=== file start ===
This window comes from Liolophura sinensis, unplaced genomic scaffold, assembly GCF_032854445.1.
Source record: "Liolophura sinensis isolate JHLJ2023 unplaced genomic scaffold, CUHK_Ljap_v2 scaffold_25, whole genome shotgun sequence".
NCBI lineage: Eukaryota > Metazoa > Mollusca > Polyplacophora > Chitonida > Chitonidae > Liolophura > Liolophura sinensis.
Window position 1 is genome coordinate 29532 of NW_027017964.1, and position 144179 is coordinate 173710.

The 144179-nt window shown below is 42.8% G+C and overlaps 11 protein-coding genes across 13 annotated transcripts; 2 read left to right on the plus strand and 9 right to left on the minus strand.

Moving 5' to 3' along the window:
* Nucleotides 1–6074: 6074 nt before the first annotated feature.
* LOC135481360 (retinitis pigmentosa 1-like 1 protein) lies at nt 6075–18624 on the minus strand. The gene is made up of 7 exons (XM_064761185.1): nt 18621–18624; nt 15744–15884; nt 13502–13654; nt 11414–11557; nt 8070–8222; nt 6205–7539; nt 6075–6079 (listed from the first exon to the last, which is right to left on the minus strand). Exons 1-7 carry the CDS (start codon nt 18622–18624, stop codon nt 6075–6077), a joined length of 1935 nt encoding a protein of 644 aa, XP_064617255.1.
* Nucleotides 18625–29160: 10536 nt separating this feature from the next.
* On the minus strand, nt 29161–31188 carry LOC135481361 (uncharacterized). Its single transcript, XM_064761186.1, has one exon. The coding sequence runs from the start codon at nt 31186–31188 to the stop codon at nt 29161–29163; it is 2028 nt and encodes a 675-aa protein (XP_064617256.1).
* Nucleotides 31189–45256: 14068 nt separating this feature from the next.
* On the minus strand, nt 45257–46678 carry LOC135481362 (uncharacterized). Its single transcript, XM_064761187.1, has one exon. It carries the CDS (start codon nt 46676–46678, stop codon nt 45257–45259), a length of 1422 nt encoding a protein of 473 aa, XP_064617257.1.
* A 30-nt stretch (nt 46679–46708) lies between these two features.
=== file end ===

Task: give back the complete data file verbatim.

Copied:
This window comes from Liolophura sinensis, unplaced genomic scaffold, assembly GCF_032854445.1.
Source record: "Liolophura sinensis isolate JHLJ2023 unplaced genomic scaffold, CUHK_Ljap_v2 scaffold_25, whole genome shotgun sequence".
NCBI lineage: Eukaryota > Metazoa > Mollusca > Polyplacophora > Chitonida > Chitonidae > Liolophura > Liolophura sinensis.
Window position 1 is genome coordinate 29532 of NW_027017964.1, and position 144179 is coordinate 173710.

The 144179-nt window shown below is 42.8% G+C and overlaps 11 protein-coding genes across 13 annotated transcripts; 2 read left to right on the plus strand and 9 right to left on the minus strand.

Moving 5' to 3' along the window:
* Nucleotides 1–6074: 6074 nt before the first annotated feature.
* LOC135481360 (retinitis pigmentosa 1-like 1 protein) lies at nt 6075–18624 on the minus strand. The gene is made up of 7 exons (XM_064761185.1): nt 18621–18624; nt 15744–15884; nt 13502–13654; nt 11414–11557; nt 8070–8222; nt 6205–7539; nt 6075–6079 (listed from the first exon to the last, which is right to left on the minus strand). Exons 1-7 carry the CDS (start codon nt 18622–18624, stop codon nt 6075–6077), a joined length of 1935 nt encoding a protein of 644 aa, XP_064617255.1.
* Nucleotides 18625–29160: 10536 nt separating this feature from the next.
* On the minus strand, nt 29161–31188 carry LOC135481361 (uncharacterized). Its single transcript, XM_064761186.1, has one exon. The coding sequence runs from the start codon at nt 31186–31188 to the stop codon at nt 29161–29163; it is 2028 nt and encodes a 675-aa protein (XP_064617256.1).
* Nucleotides 31189–45256: 14068 nt separating this feature from the next.
* On the minus strand, nt 45257–46678 carry LOC135481362 (uncharacterized). Its single transcript, XM_064761187.1, has one exon. It carries the CDS (start codon nt 46676–46678, stop codon nt 45257–45259), a length of 1422 nt encoding a protein of 473 aa, XP_064617257.1.
* A 30-nt stretch (nt 46679–46708) lies between these two features.